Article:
Sunday, September 20, 2020

Who Was Ernesto Filomarino?

 Who was Ernesto Filomarino? He was Alberto Valentino's wife Ada's Uncle. Her mother was a Filomarino and Ernesto Filomarino's sister. He emigrated early to America and enjoyed tremendous success supplying books to the Italian-American community. As Renato points out, many Italian-American immigrants at the time were illiterate and Ernesto accommodated this reality as we see in his advertisement for his national enterprise. His books were shipped nationally and he published a catalog of various items. Ernesto Filomarino was a wealthy man, advertising nationally as this ad was found in a San Francisco Italian newspaper. He was a pioneer in establishing affordable books for the Italian community in America.

Translation: "Do You Want Me? Soon Done! Buy the following views, now released, splendid and topical: 24 Views of the European war, 24 Views of the cities of Italy, 24 Views of the ITALO-TURKISH war and you will get me free, 72 Views and Graphoscope all for only $1 ( $26.00 today). We ship express. Those who want registered parcels, 25 cents more ($6.50 today). General catalog of the Library, 12 cents ($3.00 today). Send order and payment to E. FILOMARINO & Co., 215 Spring Street, New York City." 

                                        Ernesto Filomarino operates a printing press.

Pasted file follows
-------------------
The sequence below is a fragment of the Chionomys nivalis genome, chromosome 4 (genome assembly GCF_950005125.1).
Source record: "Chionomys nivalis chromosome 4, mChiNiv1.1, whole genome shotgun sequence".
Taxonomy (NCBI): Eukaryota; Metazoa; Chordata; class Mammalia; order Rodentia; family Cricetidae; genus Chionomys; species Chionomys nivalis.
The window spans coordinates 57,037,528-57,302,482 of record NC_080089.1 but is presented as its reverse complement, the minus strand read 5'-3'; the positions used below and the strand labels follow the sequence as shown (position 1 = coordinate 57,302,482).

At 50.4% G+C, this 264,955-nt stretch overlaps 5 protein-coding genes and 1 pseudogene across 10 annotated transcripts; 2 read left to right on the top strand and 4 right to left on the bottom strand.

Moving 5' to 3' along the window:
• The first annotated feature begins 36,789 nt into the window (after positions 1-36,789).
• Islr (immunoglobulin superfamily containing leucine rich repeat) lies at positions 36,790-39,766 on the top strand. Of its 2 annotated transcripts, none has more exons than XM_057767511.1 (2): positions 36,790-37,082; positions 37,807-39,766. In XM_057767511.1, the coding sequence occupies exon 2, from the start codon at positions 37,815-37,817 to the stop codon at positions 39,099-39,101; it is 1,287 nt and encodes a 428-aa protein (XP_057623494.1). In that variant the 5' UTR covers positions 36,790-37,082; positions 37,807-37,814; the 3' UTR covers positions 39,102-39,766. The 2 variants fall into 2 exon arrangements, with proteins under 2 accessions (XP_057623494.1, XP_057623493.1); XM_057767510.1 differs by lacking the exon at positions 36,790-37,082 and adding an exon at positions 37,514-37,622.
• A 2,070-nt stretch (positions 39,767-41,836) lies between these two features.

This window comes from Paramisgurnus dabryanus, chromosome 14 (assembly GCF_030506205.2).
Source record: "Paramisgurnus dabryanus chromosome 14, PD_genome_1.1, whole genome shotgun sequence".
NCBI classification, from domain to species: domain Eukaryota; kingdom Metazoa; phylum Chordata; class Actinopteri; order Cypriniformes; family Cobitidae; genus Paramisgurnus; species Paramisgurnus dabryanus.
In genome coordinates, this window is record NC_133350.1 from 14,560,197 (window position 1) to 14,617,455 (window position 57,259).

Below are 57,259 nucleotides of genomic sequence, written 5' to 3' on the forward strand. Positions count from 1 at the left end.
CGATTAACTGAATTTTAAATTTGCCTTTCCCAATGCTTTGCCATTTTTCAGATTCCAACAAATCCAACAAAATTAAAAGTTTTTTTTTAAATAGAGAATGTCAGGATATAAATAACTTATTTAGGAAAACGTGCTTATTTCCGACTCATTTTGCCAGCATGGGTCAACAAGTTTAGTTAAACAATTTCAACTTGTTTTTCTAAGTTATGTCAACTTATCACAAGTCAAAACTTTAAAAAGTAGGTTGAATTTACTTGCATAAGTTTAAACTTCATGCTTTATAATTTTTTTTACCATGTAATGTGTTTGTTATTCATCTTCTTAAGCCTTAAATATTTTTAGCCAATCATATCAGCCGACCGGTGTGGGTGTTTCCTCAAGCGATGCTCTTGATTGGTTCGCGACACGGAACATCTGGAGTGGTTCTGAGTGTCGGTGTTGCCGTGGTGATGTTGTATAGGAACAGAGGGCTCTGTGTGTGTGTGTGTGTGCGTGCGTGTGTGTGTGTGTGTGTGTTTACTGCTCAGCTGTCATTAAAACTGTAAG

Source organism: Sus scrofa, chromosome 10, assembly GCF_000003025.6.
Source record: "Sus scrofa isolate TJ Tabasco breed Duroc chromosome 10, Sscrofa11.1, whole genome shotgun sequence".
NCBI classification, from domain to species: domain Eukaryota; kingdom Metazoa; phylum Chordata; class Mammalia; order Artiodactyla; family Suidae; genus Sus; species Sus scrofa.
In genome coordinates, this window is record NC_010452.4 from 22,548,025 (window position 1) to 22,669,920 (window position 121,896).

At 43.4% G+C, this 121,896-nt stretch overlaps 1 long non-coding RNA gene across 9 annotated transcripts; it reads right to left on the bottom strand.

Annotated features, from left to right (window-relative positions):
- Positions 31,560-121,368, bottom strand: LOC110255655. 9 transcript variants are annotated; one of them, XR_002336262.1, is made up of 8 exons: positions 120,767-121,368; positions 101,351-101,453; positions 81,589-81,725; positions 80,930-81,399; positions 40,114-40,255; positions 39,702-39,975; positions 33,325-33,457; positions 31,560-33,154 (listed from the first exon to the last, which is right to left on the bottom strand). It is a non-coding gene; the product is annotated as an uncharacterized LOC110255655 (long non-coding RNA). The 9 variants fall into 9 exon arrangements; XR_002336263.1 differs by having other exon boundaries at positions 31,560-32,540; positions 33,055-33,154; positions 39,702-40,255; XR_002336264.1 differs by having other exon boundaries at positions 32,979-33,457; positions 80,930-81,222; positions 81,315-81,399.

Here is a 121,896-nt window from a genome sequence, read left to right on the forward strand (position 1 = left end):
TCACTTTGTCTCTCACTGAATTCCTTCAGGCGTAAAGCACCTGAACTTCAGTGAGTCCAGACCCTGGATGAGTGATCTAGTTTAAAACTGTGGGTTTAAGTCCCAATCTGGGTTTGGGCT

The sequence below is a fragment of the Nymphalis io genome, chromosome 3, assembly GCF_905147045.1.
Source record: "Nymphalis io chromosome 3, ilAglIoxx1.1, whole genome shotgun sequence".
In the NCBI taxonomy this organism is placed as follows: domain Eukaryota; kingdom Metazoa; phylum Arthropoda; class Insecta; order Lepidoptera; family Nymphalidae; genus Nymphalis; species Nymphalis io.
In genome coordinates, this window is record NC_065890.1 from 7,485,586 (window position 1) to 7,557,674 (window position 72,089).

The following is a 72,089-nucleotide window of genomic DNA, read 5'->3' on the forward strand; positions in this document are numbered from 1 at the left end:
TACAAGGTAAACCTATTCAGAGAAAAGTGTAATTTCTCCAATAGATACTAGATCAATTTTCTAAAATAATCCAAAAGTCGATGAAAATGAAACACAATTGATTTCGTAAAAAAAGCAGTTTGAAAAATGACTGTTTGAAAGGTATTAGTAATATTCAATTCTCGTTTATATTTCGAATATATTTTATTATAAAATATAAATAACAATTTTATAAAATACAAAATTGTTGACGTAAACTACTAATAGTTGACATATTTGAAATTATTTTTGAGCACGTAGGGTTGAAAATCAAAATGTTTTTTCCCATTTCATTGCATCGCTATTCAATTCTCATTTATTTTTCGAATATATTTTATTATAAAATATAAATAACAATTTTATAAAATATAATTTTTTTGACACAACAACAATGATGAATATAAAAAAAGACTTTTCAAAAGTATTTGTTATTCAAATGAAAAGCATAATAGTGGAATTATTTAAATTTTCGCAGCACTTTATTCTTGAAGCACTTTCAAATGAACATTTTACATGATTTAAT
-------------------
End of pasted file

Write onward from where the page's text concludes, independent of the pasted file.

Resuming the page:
Even more fascinating than Uncle Ernesto's stereoscopic inventory shipped nationwide, was his hosting of family members who emigrated to New York. When Rudolph Valentino arrived in America in December of 1913, he gave the immigration officials the address and name of Ernesto Filomarino as his new home in America; 215 Spring Street, New York... New York.

We discovered insight into Ernesto's home and position when Renato recently found a second family member, Federico Rizzo, a cousin who arrived on June 1, 1916, also being boarded by Ernesto. 

Yet, the image of Valentino arriving to be hosted by a wealthy family member is no where to be found in the studio-generated version of his life story. Because this one small aspect of Valentino's story was an important one for Valentino's employers in Hollywood to change. They felt it imperative they portray Valentino as the rags to riches Horatio Alger hero who arrived in New York desperately poor, not speaking a word of English and knowing no one. After researching this with the assistance of the Filomarino family, I can say this absolutely was not how it all happened.

A teen-age Valentino arrived to Uncle Ernesto Filomarino's home... which because of his great success must have been a rather fabulous domicile. And having lived "Italian" for many years now I know one thing well; Italians live large. They take great pride in their homes, cook a great deal of food, they want you to eat a great deal of food and the food is always delicious with plenty of bread, wine and antipasto to go with. The classic cinemagraphic image of Valentino, having not eaten in days, shuffling along the streets of New York shivering like the little match girl is ridiculous in light of the existing documentation about Uncle Ernesto. I alleged the case for Valentino being welcomed by wealthy friends and family in Affairs Valentino by presenting the story of Frank Mennillo and Uncle Ernesto furthers this change in the Valentino narrative.